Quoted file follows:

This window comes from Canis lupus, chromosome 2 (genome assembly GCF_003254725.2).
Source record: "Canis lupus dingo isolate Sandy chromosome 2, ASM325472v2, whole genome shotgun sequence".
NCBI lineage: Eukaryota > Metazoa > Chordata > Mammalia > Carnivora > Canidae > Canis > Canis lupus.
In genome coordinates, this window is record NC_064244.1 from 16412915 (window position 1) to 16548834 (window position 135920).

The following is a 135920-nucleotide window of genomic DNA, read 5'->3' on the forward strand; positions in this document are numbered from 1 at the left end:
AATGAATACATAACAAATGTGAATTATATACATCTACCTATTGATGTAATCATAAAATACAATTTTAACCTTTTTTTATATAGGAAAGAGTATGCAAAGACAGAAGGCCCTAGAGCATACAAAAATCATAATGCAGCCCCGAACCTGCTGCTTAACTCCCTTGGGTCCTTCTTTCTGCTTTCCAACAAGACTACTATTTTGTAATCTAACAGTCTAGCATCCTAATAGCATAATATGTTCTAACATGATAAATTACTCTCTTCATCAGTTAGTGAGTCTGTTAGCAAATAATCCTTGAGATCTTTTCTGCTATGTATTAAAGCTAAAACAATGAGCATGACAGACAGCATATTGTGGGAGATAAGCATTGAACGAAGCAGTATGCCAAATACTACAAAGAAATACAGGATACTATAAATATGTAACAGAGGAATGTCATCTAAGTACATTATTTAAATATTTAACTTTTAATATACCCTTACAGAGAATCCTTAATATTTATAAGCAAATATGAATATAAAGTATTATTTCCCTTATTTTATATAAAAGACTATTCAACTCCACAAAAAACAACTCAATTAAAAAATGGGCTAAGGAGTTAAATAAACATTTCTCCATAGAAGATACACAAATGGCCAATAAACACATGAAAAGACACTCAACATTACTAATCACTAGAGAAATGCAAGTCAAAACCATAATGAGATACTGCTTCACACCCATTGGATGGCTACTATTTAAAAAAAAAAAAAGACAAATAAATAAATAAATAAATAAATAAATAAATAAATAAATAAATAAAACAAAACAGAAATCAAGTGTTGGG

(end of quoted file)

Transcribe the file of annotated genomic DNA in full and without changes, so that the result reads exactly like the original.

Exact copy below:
This window comes from Canis lupus, chromosome 2 (genome assembly GCF_003254725.2).
Source record: "Canis lupus dingo isolate Sandy chromosome 2, ASM325472v2, whole genome shotgun sequence".
NCBI lineage: Eukaryota > Metazoa > Chordata > Mammalia > Carnivora > Canidae > Canis > Canis lupus.
In genome coordinates, this window is record NC_064244.1 from 16412915 (window position 1) to 16548834 (window position 135920).

The following is a 135920-nucleotide window of genomic DNA, read 5'->3' on the forward strand; positions in this document are numbered from 1 at the left end:
AATGAATACATAACAAATGTGAATTATATACATCTACCTATTGATGTAATCATAAAATACAATTTTAACCTTTTTTTATATAGGAAAGAGTATGCAAAGACAGAAGGCCCTAGAGCATACAAAAATCATAATGCAGCCCCGAACCTGCTGCTTAACTCCCTTGGGTCCTTCTTTCTGCTTTCCAACAAGACTACTATTTTGTAATCTAACAGTCTAGCATCCTAATAGCATAATATGTTCTAACATGATAAATTACTCTCTTCATCAGTTAGTGAGTCTGTTAGCAAATAATCCTTGAGATCTTTTCTGCTATGTATTAAAGCTAAAACAATGAGCATGACAGACAGCATATTGTGGGAGATAAGCATTGAACGAAGCAGTATGCCAAATACTACAAAGAAATACAGGATACTATAAATATGTAACAGAGGAATGTCATCTAAGTACATTATTTAAATATTTAACTTTTAATATACCCTTACAGAGAATCCTTAATATTTATAAGCAAATATGAATATAAAGTATTATTTCCCTTATTTTATATAAAAGACTATTCAACTCCACAAAAAACAACTCAATTAAAAAATGGGCTAAGGAGTTAAATAAACATTTCTCCATAGAAGATACACAAATGGCCAATAAACACATGAAAAGACACTCAACATTACTAATCACTAGAGAAATGCAAGTCAAAACCATAATGAGATACTGCTTCACACCCATTGGATGGCTACTATTTAAAAAAAAAAAAAGACAAATAAATAAATAAATAAATAAATAAATAAATAAATAAATAAATAAAACAAAACAGAAATCAAGTGTTGGG